How to Build a Great Website in 2020

What makes a website great isn't only it's design or how it's built. A great website is going to solve a problem. It will tell a story to the people who visit it and let them know about you or your business. This will be a complete guide for beginners but thorough enough that even more experienced people might find something new.

Table of Contents
    Add a header to begin generating the table of contents

    Who should build their own website?

    Anyone can build their own website but it helps to know your limitations and the limitations of any website building guide. It takes some time even for someone with experience to plan, design, and build a new website. If you've never done it before, then it's probably going to take longer for you to do it. Think about the course you're setting for yourself before you begin.

    There are many, many, many ways to build a website. This guide is focused on building a website using WordPress and a page builder plugin. If you have some experience setting up your own website then some of this guide might seem a little basic. Feel free to skip any section you don't need.

    Once you're comfortable with building a WordPress site, you'll likely find that it in terms of functionality and flexibility it blows away even the best website builders.

    This guide for building a great website is a work in progress. I'll be adding more content to it, revising things, and editing as I go. - Sean



    Almost every guide like this starts off all wrong.

    I'm setting myself apart from the herd by defying conventional wisdom. I've seen many, many website building guides and they continuously make the same mistake. They right away start explaining about choosing a web host, selecting a WordPress theme, or picking a website builder. Even the some of the most established sources for web design advice make this same error. These guides generally start off something like:

    1. Get the perfect domain name, pick a web host, install WordPress, pick an awesome theme.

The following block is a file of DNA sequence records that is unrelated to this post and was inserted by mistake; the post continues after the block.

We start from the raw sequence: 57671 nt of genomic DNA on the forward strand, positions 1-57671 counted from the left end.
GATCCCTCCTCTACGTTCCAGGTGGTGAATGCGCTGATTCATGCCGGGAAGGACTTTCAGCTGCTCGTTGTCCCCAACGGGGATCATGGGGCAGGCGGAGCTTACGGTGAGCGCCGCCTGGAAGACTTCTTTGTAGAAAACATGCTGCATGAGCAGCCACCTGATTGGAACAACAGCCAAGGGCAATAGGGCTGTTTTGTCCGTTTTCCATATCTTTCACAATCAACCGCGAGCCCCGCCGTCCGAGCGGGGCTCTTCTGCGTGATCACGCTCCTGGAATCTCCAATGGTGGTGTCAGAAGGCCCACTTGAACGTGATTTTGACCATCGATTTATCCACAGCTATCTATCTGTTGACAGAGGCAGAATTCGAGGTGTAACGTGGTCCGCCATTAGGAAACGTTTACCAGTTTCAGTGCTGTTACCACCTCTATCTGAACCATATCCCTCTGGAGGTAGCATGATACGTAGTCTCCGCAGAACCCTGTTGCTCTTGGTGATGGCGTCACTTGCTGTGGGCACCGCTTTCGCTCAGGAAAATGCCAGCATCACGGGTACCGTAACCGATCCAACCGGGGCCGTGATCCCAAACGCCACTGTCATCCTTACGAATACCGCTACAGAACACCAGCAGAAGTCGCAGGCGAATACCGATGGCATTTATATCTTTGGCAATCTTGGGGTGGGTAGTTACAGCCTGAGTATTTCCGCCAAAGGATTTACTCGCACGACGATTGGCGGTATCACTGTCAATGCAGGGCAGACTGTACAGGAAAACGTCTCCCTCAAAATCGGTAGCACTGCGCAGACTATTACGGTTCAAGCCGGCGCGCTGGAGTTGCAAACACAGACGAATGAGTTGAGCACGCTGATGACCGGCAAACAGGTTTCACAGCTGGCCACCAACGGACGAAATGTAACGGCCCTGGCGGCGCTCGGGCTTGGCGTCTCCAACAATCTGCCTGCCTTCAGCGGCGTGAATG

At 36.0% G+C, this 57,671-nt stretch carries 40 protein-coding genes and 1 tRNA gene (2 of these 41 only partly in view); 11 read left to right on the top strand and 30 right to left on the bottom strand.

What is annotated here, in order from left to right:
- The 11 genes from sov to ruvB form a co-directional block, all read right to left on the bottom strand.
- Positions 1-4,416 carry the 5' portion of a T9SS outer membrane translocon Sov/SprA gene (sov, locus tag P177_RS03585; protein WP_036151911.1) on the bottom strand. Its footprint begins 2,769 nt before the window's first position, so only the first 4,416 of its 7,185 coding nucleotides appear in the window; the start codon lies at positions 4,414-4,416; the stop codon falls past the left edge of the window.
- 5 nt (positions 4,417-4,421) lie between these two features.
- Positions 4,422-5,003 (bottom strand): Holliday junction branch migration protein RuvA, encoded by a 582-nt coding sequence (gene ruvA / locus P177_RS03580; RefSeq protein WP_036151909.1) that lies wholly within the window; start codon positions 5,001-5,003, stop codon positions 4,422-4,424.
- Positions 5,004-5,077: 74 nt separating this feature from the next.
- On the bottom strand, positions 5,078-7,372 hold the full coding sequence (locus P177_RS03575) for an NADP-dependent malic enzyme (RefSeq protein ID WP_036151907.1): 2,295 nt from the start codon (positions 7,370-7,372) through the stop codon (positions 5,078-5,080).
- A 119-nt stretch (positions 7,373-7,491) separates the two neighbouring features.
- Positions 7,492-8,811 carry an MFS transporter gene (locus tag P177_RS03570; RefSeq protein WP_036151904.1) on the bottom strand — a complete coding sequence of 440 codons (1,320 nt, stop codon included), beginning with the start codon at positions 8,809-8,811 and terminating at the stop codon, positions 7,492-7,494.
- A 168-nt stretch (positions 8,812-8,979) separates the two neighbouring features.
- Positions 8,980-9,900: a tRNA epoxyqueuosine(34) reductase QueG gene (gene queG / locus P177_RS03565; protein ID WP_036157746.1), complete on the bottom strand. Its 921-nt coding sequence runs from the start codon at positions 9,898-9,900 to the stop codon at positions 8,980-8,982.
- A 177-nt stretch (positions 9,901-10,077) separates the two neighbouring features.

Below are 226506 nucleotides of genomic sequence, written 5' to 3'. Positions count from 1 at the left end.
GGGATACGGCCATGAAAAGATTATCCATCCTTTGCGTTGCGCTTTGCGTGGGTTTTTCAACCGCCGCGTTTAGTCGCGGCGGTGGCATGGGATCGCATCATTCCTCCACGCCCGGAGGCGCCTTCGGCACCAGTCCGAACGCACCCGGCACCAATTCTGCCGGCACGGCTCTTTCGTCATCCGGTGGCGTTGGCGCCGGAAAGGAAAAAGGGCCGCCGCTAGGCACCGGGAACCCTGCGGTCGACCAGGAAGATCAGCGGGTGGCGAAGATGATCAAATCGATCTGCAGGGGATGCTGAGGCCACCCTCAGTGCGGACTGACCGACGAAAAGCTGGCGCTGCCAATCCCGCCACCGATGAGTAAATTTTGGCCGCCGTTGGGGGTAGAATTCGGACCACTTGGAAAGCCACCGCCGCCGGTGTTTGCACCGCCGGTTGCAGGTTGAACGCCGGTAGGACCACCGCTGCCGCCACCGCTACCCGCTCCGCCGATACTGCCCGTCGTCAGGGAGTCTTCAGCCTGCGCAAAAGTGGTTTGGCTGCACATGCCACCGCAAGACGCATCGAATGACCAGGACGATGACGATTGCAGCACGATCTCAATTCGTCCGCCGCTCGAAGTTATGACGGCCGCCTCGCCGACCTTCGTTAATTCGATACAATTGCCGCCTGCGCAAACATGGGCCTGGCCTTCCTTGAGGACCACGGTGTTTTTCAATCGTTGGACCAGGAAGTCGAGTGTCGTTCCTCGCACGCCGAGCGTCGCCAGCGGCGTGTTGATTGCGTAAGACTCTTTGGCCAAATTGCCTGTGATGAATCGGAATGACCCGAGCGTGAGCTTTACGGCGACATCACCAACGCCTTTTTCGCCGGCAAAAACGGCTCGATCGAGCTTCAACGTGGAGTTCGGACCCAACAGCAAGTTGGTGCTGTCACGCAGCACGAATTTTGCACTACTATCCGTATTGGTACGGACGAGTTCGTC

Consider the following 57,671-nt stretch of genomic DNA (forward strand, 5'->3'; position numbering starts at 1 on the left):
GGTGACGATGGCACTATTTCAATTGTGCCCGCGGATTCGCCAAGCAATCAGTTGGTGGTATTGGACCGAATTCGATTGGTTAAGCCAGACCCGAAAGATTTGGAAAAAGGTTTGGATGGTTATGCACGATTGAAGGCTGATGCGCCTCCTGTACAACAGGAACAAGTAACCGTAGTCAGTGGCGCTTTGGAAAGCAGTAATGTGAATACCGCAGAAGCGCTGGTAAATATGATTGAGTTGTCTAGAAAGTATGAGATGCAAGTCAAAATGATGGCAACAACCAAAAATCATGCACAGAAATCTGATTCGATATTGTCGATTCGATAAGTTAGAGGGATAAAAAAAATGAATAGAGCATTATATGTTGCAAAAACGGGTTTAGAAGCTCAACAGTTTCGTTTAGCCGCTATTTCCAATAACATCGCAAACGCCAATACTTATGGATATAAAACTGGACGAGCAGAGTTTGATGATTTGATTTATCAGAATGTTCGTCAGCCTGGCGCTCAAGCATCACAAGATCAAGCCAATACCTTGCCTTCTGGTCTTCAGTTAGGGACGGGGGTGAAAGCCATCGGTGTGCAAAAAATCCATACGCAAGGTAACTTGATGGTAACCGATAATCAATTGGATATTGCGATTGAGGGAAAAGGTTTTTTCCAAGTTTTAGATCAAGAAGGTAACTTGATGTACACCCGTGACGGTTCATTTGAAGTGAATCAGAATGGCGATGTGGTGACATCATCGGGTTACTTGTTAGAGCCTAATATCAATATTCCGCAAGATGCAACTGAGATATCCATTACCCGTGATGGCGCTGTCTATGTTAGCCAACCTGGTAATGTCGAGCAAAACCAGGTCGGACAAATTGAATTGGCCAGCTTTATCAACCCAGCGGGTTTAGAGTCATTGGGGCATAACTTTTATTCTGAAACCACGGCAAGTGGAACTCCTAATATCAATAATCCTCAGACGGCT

2. Some kind of magic content writing, blogging, seo, branding, marketing wizard visits your site in your sleep.
    3. You wake up to find your gorgeous, fully built website has been visited hundreds of times already and there are dozens of sales (or sign-ups, page reads, ad clicks, whatever) in your Google Analytics. (Oh yeah. The wizard set up your Google Analytics too.)

    This might be the standard for just about all website building guides but actually starting to build your site that way is a huge mistake. How could that ever, ever, ever work?

    A Better Approach to Building Websites

    I organized this guide with the same steps that I use for my own web design clients.

    What makes a website great isn't only it's design or what tools are used to build it. A great website tells a story to the people who visit it. It lets those people know about you or your business. It convinces them that they've found just what they need. Always remember that you're trying to reach people and that you have something that you want to tell them.

    Most people won't care about how you built your site, what technology you used, or how long it took. These things are important (but mostly only to you). For everyone else, the only thing they'll care about is the result. How your website looks and how it works should never get in the way of this. Your website needs to have one or a few specific purposes. You want your visitors to do something like, read your content, set up an appointment with you, buy your product, or sign up for your email list. Never forget this.